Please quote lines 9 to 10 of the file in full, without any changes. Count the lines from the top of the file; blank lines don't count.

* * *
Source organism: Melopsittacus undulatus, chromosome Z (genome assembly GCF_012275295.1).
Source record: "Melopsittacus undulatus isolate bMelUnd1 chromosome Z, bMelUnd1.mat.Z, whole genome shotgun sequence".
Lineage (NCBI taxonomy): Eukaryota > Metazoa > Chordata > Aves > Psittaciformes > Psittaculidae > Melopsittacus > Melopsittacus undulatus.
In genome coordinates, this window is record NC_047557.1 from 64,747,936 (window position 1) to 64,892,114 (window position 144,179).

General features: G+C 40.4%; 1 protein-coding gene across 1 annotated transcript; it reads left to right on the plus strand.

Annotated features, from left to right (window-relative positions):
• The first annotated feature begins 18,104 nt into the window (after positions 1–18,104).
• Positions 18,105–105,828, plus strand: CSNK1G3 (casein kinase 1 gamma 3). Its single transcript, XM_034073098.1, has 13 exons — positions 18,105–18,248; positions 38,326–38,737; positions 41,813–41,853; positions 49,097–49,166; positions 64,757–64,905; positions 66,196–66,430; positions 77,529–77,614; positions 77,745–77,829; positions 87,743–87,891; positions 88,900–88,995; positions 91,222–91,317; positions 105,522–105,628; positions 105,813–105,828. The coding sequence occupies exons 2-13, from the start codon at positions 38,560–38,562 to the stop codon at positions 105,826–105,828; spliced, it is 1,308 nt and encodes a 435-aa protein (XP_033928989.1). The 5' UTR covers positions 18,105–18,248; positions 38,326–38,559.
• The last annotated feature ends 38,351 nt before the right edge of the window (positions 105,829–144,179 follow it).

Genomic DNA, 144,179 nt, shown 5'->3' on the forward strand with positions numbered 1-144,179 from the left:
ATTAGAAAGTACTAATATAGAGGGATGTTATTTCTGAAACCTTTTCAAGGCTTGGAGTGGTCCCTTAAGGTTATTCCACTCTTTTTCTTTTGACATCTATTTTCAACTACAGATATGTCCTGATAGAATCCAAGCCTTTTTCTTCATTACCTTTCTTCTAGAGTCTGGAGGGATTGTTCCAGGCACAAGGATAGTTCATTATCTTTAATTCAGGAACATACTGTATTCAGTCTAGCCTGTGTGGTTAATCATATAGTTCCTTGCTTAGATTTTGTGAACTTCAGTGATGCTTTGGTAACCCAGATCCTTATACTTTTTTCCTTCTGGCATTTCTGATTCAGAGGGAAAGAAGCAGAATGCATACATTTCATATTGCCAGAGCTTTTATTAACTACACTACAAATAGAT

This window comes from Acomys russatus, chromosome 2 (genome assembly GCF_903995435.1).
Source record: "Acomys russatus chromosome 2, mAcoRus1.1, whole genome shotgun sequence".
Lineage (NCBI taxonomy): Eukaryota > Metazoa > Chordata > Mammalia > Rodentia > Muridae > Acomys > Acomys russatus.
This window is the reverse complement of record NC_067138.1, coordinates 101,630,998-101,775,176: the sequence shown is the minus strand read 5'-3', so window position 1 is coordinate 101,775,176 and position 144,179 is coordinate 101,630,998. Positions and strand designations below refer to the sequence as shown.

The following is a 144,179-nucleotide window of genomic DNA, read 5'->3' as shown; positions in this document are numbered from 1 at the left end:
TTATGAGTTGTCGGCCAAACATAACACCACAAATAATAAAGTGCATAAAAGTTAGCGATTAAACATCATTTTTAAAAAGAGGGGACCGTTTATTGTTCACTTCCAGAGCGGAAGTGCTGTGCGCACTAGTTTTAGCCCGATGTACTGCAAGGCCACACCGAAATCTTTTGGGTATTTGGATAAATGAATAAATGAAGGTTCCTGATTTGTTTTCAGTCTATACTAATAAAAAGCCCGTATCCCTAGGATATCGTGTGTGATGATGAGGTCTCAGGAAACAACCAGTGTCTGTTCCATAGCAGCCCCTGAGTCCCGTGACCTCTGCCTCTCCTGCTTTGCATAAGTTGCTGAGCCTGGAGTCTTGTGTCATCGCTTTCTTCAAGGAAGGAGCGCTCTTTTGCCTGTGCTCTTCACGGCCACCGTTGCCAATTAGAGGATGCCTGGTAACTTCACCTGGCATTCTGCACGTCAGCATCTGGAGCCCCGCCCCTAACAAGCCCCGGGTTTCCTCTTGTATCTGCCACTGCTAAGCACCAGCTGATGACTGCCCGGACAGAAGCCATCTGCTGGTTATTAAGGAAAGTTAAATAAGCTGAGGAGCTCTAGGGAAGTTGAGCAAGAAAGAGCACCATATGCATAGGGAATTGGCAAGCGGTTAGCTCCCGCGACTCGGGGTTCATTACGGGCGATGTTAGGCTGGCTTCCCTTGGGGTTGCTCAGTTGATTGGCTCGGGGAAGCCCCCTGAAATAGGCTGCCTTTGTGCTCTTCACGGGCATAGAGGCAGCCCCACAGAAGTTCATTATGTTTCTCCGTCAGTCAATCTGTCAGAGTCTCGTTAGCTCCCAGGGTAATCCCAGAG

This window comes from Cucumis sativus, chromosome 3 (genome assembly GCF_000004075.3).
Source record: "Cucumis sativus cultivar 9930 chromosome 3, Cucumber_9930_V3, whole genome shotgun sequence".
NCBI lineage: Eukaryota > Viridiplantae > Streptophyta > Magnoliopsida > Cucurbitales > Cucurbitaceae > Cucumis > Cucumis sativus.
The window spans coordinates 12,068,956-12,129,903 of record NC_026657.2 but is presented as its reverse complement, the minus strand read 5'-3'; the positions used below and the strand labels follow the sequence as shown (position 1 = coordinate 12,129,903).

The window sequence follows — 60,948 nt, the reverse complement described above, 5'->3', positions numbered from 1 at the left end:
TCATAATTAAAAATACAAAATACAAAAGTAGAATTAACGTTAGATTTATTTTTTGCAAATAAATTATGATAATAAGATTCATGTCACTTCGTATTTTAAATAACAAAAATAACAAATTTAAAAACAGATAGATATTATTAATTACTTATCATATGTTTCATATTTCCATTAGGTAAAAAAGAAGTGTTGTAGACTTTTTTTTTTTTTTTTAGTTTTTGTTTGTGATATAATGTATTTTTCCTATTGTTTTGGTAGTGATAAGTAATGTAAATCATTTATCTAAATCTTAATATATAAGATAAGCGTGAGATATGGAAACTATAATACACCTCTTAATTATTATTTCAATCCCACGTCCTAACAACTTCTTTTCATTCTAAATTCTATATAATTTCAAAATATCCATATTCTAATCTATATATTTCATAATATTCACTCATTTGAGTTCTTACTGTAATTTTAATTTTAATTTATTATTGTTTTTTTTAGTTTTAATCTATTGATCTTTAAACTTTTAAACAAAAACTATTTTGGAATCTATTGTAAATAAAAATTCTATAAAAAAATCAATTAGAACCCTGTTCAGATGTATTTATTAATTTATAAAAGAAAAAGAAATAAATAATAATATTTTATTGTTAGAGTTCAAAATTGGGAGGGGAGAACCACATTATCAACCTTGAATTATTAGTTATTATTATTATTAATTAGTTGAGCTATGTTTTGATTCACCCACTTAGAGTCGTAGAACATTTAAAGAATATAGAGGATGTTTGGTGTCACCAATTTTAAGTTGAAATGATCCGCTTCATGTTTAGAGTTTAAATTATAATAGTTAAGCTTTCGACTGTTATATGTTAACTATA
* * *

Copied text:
• The last annotated feature ends 38,351 nt before the right edge of the window (positions 105,829–144,179 follow it).

Genomic DNA, 144,179 nt, shown 5'->3' on the forward strand with positions numbered 1-144,179 from the left: